The 5 best ways to stay motivated during your hospitality job search
For those seeking employment, the years since the conclusion of the Great Recession haven’t been easy. In many industries, companies have been slow to rebuild staff to pre-recessional levels—and the nation’s unemployment rate still stands at an uncomfortable 5 percent. The economy has not yet returned to where it once was, but there have been bright spots—one of which is leisure and hospitality.
According to the Bureau of Labor Statistics—the leading experts on our country’s hiring trends—employment in leisure and hospitality has increased by 368,000 jobs in the last 12 months alone. Of course, that doesn’t mean your search for a new restaurant or hotel management, sous chef, bartender, catering or controller position won’t take time—especially if you’re particular (as you should be) about finding the right opportunity.
As the days stretch into weeks—or even months—you may find yourself tempted to settle or give up entirely. Please don’t. Instead, consider these methods for maintaining your hospitality job search motivation.
1. Try setting (small) tangible goals
Many of us enjoy checking tasks off our to-do lists, and top and center on yours is “get a new job.” But what about the smaller steps you need to take before you can cross it off? Setting tangible goals for each week—like “research five potential employers,” “submit three customized resumes,” and “add one new professional to network”—will help you maintain momentum as well as recognize your progress. Concrete proof that you’re taking necessary actions makes it easier to stay motivated.
2. Get a job search buddy
Do you hate running alone? I know I sure do. And having someone else to pound the pavement with often keeps me going longer and stronger than I otherwise would. A job search buddy can do the same for you. Whether you choose a friend or family member who is also looking for a new position or just someone who is supportive of your career goals, it’s motivating to have someone who can keep you accountable while sharing in your weekly triumphs.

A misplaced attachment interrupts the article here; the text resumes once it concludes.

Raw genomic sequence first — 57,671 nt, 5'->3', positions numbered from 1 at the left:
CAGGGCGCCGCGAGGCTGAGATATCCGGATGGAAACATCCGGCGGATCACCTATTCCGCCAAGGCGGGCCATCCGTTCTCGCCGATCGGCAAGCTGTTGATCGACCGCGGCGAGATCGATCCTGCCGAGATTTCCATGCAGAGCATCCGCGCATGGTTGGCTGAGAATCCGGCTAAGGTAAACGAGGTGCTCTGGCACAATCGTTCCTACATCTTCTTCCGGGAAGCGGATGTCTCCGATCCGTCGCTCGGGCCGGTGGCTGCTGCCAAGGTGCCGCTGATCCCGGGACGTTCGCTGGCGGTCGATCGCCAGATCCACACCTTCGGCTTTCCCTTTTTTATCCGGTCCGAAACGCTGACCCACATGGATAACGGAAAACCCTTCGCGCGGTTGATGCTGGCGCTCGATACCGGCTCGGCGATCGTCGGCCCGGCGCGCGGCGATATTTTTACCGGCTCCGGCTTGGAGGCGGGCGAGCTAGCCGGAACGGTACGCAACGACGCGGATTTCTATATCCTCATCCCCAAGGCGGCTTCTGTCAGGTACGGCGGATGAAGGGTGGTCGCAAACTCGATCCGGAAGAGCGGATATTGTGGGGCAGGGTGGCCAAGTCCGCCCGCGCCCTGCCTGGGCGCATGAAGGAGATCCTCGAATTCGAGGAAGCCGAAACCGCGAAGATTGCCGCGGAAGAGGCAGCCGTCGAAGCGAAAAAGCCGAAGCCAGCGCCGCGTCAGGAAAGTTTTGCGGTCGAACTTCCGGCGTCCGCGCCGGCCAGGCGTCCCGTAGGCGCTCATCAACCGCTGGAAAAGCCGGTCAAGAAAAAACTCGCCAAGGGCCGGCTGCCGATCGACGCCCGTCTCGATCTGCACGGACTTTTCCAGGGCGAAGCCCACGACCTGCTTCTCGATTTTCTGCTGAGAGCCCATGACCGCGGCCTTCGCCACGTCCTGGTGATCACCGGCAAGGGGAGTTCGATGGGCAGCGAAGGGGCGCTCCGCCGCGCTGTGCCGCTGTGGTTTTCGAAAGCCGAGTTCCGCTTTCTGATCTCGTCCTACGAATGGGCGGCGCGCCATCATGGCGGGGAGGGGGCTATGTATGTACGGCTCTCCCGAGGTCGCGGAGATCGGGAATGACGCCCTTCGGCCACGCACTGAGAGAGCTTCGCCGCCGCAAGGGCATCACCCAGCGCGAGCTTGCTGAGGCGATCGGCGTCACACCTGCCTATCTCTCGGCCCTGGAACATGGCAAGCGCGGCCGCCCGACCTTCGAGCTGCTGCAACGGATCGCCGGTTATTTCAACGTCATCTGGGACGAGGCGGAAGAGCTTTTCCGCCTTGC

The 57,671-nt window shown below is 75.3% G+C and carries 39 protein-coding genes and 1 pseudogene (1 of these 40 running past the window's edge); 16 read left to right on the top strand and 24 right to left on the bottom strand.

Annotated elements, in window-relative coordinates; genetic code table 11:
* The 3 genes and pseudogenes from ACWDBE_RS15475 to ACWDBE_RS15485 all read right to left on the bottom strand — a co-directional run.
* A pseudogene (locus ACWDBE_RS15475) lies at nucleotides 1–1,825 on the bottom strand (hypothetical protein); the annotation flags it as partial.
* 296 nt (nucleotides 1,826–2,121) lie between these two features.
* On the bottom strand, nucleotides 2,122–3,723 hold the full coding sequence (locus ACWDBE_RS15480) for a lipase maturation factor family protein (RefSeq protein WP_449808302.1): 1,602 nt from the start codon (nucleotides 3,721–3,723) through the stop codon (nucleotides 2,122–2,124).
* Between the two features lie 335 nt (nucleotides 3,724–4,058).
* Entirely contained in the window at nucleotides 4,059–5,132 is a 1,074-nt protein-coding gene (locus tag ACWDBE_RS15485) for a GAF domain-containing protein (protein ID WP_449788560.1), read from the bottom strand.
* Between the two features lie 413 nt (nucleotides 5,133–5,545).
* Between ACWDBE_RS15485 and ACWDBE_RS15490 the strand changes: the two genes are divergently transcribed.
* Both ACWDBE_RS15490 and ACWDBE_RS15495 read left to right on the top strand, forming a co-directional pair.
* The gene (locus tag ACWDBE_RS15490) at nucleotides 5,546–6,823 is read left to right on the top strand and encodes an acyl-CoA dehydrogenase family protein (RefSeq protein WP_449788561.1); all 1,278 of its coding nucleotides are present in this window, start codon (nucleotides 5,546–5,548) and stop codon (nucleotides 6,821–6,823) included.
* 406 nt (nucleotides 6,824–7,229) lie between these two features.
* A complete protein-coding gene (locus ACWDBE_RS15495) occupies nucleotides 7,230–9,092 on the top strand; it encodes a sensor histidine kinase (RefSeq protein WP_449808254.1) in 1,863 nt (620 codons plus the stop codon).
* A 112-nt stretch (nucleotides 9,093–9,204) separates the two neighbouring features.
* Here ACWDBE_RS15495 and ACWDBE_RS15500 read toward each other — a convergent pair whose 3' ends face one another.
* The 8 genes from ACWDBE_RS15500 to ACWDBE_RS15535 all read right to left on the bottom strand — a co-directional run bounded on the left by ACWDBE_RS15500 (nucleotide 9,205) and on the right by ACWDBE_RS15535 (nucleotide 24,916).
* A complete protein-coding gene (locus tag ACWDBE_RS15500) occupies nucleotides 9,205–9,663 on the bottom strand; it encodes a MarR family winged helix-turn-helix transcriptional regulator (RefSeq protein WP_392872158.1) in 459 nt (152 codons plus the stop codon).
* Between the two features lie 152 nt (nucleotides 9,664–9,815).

3. Improve your skills (or at least stay current)
This is especially important if you’re searching for a job while unemployed, whether that is due to a layoff or a planned career break. Volunteer work and online courses can help you learn new skills and improve old ones—both very motivating results. Staying up-to-date on the latest news in the hospitality industry can also be helpful; you never know when you’ll have the opportunity to impress a potential employer with your knowledge.
4. Blow off a little steam
You’ve heard it a million times: “Treat your job search like a job.” While that can be good advice, it can also be a bit overwhelming—especially if you’re looking for your next position while still employed or juggling family and financial stresses along with your job search. If you’re burning the candle at both ends, it’s tough to stay motivated. It’s also tough to convey your enthusiasm to potential employers when you’re exhausted. Make time to blow off a little steam each day, whether through exercise, a relaxing hobby or fun time with friends.
5. Harness the power of rejection
Whether you’re applying for an entry-level or upper-management hospitality job—or a position somewhere in between—you’re going to be competing against numerous other professionals. Some may be more qualified than you—and some will be less so. You won’t land an interview from every resume you submit; nor will you get a job offer after every interview.
Sure, this can be discouraging—but it can also be very motivating. Take every rejection as an opportunity to learn what you can do better next time—whether that means drafting a new resume, making your cover letter more captivating, enhancing your skill set, practicing interview question responses or other adjustments to improve your desirability as a candidate.